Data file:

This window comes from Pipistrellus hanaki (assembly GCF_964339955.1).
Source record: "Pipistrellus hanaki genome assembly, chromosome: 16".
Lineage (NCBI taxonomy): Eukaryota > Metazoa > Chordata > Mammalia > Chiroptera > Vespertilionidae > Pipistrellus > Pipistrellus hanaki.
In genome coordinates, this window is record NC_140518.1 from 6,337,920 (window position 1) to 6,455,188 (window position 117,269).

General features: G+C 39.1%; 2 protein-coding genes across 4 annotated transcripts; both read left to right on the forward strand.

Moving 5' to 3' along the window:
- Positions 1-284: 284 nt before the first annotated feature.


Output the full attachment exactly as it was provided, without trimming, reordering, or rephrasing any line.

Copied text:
This window comes from Pipistrellus hanaki (assembly GCF_964339955.1).
Source record: "Pipistrellus hanaki genome assembly, chromosome: 16".
Lineage (NCBI taxonomy): Eukaryota > Metazoa > Chordata > Mammalia > Chiroptera > Vespertilionidae > Pipistrellus > Pipistrellus hanaki.
In genome coordinates, this window is record NC_140518.1 from 6,337,920 (window position 1) to 6,455,188 (window position 117,269).

General features: G+C 39.1%; 2 protein-coding genes across 4 annotated transcripts; both read left to right on the forward strand.

Moving 5' to 3' along the window:
- Positions 1-284: 284 nt before the first annotated feature.